It's been three years since the Deepwater Horizon oil spill first gushed into the Gulf of Mexico, and even though it's no longer making headline news, Gulf Coast officials are still scrambling to restore and prevent damage to the land and sea.



On May 2, Gov. Rick Scott announced Walton County's inclusion in the list of Florida early restoration projects proposed by the Trustees of the Deepwater Horizon Natural Resource Damage Assessment (NRDA).



While details have yet to be cemented, Walton County is slated to be a part of artificial reef restoration as well as scallop enhancement.



This is good news for divers and fisherman, as the artificial reefs provide habitat and shelter for fish and eventually builds up an ecosystem.



"We don't know if it'll be partially or fully funded yet," said Billy McKee, environmental manager with Walton County Public Works.



McKee said the county is looking at constructing artificial reefs offshore within a nine-mile radius where they will be of use to people. Beyond that is state waters. The need for the reefs is surprisingly dire, McKee explained.



"If you look along the coastline of the county, ours looks like a giant void in between Bay and Okaloosa counties," he said.



Since full extent of the oil spill's damage cannot be determined, the NRDA Early Restoration projects concentrate on restoring natural resources and preventing further damage.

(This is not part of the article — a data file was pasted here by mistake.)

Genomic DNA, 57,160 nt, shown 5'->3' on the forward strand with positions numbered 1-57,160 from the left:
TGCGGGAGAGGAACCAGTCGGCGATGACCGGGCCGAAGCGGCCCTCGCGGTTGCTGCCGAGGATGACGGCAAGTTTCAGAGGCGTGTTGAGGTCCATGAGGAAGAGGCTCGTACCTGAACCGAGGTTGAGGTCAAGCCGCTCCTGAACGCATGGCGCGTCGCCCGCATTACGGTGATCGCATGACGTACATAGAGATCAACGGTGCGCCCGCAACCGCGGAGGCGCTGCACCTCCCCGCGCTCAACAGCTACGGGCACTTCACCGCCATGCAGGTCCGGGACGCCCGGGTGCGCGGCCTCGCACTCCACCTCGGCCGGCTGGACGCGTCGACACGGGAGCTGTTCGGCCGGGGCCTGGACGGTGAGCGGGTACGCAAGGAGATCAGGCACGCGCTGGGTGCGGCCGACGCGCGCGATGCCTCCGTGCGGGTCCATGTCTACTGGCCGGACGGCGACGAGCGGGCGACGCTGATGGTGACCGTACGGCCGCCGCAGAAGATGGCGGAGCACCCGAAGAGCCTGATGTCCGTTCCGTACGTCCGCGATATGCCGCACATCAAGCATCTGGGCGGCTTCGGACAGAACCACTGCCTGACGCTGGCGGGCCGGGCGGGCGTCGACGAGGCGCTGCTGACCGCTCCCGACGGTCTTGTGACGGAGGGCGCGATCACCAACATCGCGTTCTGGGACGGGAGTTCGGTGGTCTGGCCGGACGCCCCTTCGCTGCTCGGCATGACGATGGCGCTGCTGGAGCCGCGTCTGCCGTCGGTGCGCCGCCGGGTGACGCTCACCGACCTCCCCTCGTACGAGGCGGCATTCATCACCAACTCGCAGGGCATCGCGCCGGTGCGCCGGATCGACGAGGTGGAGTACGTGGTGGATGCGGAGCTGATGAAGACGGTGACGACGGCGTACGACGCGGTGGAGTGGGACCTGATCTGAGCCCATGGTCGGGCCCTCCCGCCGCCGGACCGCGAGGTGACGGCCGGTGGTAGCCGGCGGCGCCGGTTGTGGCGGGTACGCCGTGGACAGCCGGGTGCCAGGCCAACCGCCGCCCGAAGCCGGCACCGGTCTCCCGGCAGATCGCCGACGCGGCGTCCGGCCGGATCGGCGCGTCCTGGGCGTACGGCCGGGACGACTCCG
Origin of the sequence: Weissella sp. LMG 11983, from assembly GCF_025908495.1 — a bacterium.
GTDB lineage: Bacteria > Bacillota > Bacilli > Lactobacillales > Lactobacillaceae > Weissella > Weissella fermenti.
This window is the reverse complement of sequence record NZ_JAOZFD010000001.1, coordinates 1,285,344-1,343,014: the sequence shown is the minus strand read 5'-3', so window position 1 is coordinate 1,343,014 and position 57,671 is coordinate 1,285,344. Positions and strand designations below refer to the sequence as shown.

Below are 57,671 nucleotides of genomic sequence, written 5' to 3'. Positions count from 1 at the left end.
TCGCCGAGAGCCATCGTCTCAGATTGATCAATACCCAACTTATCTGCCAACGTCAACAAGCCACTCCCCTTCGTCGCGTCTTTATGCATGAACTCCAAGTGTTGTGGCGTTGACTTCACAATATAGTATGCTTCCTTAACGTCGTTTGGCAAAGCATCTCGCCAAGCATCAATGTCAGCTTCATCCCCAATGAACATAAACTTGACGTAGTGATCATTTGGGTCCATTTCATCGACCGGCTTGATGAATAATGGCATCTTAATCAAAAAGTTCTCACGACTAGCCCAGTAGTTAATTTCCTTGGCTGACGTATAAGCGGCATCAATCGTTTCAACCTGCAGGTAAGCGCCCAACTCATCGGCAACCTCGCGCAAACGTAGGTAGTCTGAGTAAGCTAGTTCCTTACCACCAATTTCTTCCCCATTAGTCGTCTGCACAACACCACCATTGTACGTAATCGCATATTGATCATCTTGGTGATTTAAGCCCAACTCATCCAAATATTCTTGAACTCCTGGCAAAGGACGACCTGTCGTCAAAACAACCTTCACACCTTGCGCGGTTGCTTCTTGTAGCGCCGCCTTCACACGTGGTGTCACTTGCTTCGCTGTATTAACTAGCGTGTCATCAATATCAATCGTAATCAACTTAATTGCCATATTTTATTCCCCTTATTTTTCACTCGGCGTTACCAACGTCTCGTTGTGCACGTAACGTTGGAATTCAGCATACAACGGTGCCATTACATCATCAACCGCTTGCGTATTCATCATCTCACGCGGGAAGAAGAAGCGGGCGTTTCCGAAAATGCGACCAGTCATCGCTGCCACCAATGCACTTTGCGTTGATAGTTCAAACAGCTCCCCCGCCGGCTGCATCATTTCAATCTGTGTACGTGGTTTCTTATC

"It's a long-term process," McKee said of the restoration. "Damage could manifest years from now. For example, a few years from now you might see the fish population declining."



This is third phase of the NRDA Early Restoration Projects. In predicting the need for these projects BP has allocated $100 million to the state of Florida, which was distributed in increments. During this phase, Florida will receive $58 million. The proposed cost of artificial reefs in Walton County is $2 million.



Funds are under the control of BP. Any early restoration projects have to be submitted to a state trustee, who then passes it along to the Trustees of the Deepwater Horizon Natural Resource Damage Assessment.



Besides the artificial reefs, the county has submitted 12 projects for consideration including: a fishing pier, boardwalks and dune crossovers, a marine fish hatchery and research center and water quality monitoring and restoration of 15 coastal dune lakes and Choctawhatchee Bay. The proposal was submitted over two years ago and can be updated at any time.



"We'd like to them all happen," McKee said of the projects. "But it's important we get them out there. This is going to be going on for years."